My friend Dan was sorting my mail one day last week, while he was here for an exercise session for Dora, when he opened an envelope that contained the annual report from the Gahanna Y. I instructed him to toss it, because I don’t go to the trouble of reading annual reports, but he ignored me and asked me, “Have you ever wanted to be a PlayBoy Magazine Centerfold?” Of course I hadn’t so I couldn’t imagine what he was getting at. Then he explained that a picture of Dora and me at the Y was the centerfold for the annual report. That was a total surprise for me, and I was delighted. Later that day, Hulalor, pronounced you-lay-la, the woman at the front desk at the Y who has always been extremely nice to me and very helpful, brought over an arrangement of chocolate covered fruit, a gift from the staff at the Y to cheer me after my surgery. No wonder they’ve been treating me like a celebrity. I guess, in a way, I am. I mean how many people get to be the centerfold of an annual report? I had given a speech 2 years ago and also this year for their kickoff for their annual fund-raiser and appeared in the accompanying video, so it was all coming together now. It will be several weeks before I can get back into a swim suit, because of my recent spine surgery, but it will not be a moment too soon. I love to tswim at the Y. Everyone there is so attentive to my needs. I don’t have to worry about finding an empty lane, because Hulalor walks with me into the pool area, spots an empty lane, and finds a bench nearby for me to secure Dora too. If there isn’t an empty lane, she asks the swimmer if he or she minds sharing a lane with someone else. Most people are very cooperative. I really can’t share, because I don’t swim in a straight line, and hugging one side or the other is stressful, and one of the most enjoyable parts of swimming for me is the lack of stress. Then while I’m sitting on the edge, adjusting to the coolness of the water, Hulalor goes and gets a noodle and set of water weights for me. Part of my routine is to use them for warmup exercises before my laps. Once I’m all set, she returns to her post at the front desk. Dora knows her way to the hot tub, which is my next stop, and to the lockerroom, our next to the last stop. She knows where my locker is and how to find an empty shower stall. She has learned that if the curtain is closed, she is not to poke her head inside. Once I’m in the tiny changing room, and have secured her to a hook, she likes to poke her head out of my stall and watch everybody as they walk by. I’m sure she gets a little pat on the head there, but that’s okay. After I’m dressed, and we’ve deposited my towels into a big barrel, we head out to the lobby to wait for my ride with the Red Cross. If I have time, Hulalor fixes me a cup of coffee, and if someone has brought in cake for a special occasion, she insists that I have a slice. More often than not, she tells me when the Red Cross van has pulled up. When Ulalor is not available, one of the other front desk ladies jumps in to take her place in treating me like royalty. I bet you’d go to the Y more often if you became a celebrity too. Give it a try. You might get to be a centerfold someday.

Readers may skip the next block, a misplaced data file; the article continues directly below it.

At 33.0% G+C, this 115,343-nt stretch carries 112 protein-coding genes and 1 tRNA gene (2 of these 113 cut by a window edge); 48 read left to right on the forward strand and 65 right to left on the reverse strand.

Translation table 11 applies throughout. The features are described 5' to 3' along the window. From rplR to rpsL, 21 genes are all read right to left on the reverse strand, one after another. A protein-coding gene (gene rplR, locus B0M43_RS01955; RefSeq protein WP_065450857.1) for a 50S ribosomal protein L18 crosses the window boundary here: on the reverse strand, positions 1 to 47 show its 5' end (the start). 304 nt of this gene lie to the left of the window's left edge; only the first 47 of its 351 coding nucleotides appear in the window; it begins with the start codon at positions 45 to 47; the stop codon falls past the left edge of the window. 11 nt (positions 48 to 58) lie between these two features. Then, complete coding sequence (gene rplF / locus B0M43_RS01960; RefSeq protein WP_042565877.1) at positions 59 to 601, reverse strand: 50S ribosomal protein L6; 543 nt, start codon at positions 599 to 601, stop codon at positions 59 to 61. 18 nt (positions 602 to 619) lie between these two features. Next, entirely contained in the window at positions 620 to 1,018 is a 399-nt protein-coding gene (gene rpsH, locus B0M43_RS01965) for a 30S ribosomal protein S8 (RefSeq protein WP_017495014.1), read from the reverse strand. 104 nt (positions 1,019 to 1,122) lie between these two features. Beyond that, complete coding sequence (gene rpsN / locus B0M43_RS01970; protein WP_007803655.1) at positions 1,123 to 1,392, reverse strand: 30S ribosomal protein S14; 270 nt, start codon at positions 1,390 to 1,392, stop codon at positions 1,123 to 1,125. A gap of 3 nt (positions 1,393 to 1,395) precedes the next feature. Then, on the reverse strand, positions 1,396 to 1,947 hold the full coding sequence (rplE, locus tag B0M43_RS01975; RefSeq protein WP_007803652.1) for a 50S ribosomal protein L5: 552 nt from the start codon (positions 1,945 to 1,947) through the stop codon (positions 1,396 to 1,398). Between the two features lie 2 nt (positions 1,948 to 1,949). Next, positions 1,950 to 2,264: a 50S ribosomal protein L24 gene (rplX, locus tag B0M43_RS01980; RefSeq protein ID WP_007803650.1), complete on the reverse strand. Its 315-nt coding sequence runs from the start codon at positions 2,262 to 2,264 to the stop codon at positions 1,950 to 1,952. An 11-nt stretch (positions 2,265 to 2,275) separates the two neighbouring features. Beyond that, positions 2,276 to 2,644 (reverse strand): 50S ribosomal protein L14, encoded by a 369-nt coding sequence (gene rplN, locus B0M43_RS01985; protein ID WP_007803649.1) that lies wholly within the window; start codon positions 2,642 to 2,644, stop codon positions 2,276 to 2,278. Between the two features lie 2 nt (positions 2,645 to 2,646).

Little Victories